A jury found defendant guilty of all charges and found the special allegations true with the exception of two of the personal infliction of great bodily injury allegations. The trial court found the prior strike allegation true.

The trial court sentenced defendant to state prison for an indeterminate term of 30 years to life, plus a consecutive determinate term of 11 years and 4 months, imposed specified fees and fines, and awarded him 863 days of actual presentence custody credit. Defendant filed a timely notice of appeal.



Admissibility Of Evidence Of Uncharged Misconduct

Defendant contends the trial court's admission of evidence of an incident involving Connie Rodriguez prior to the fatal collision was prejudicial error requiring reversal of his judgment of conviction for second degree murder. We disagree.

In May 2008, Connie Rodriguez was living in defendant's house on Florin Road, sleeping on a couch in the living room.*fn2 Rodriguez was drinking heavily and using a lot of methamphetamine at the time.

In the early morning hours of the day of the fatal collision, defendant's friend, Sharon Stone, brought a bag of methamphetamine to defendant's house. Stone shared half of the bag with Rodriguez and gave the other half to defendant, who took it and went into the bathroom where he regularly injected drugs. Rodriguez was awake for some time after smoking the methamphetamine. She finally fell asleep on the couch around 10:00 a.m. that morning.

Rodriguez awoke around noon to find defendant sitting in the recliner looking at her, his face pale and gray, looking like she had never seen him look before. Defendant got up and tried to pin her arms to the couch, but she was frightened and got up and ran to the bathroom. Although she had cleaned the bathroom earlier that morning, Rodriguez saw drug paraphernalia and evidence of recent drug use on the counter. She waited for some time in the bathroom until she heard the sound of a car starting, then ran out of the house and across the street to the home of defendant's ex-wife, Deborah Jastraub. Within approximately 30 minutes, Rodriguez heard the sound of sirens and saw traffic backing up on Florin Road.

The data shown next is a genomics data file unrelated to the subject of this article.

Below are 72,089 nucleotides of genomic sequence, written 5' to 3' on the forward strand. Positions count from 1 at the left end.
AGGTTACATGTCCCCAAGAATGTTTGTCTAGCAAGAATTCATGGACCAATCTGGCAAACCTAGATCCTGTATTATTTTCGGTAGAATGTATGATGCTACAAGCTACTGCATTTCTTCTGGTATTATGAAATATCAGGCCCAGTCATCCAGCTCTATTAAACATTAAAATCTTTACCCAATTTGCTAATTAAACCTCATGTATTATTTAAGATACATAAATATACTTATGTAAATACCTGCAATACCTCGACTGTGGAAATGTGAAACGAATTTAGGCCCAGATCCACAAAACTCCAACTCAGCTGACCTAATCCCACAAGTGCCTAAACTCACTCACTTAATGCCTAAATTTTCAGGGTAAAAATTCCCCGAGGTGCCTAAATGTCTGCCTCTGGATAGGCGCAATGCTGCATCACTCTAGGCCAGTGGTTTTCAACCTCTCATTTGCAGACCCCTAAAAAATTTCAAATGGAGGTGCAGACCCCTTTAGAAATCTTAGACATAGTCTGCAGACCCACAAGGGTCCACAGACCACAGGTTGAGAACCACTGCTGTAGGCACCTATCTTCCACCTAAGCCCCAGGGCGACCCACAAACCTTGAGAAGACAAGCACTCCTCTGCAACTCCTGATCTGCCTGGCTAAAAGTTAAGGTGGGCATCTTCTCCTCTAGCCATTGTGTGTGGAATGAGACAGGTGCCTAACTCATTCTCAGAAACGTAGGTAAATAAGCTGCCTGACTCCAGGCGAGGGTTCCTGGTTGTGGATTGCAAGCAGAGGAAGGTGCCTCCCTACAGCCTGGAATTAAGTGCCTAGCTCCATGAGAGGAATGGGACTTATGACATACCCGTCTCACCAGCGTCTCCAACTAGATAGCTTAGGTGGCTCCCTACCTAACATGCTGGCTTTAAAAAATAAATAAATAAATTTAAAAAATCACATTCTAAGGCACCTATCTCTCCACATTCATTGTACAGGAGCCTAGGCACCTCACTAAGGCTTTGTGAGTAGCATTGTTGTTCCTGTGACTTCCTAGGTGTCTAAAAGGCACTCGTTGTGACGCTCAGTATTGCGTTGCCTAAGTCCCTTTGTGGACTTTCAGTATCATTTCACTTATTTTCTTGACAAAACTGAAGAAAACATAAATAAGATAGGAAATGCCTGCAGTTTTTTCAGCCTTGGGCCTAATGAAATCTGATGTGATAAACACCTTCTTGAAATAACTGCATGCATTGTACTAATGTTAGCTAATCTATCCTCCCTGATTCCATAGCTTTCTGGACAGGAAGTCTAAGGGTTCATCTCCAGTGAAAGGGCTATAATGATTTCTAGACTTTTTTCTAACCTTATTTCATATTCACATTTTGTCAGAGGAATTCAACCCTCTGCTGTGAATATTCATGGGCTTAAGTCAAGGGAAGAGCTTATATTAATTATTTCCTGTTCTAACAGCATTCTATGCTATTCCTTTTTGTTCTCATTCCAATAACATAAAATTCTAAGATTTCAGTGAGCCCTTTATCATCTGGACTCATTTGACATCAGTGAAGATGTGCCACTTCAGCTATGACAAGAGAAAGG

At trial, the prosecution sought to admit Rodriguez's testimony regarding the incident involving defendant, including that defendant was naked except for one sock, he was masturbating, and he told Rodriguez he "could smell [her]."

The prosecution argued the incident between Rodriguez and defendant was relevant and therefore admissible, in its entirety, as follows: "What [Rodriguez] stated was that normally [defendant] is a nice guy and she talked about 'he's done nothing but respected me until this particular event.' [¶] The fact that on this event he was a very different person than from what she knows him to be would be relevant to the use of the pills which were found in his bloodstream. [¶] She says that he was very different, and she talks about that. And even on the stand she was clearly reluctant to be here. And she said that he's been -- 'He's done nothing but help me.' This was a very rare, unusual event. [¶] The fact that this occurred, which would be out of the norm, is relevant to show that he had ingested something different than from the norm of the heroin and the methamphetamine. It also shows why she would have run into the bathroom."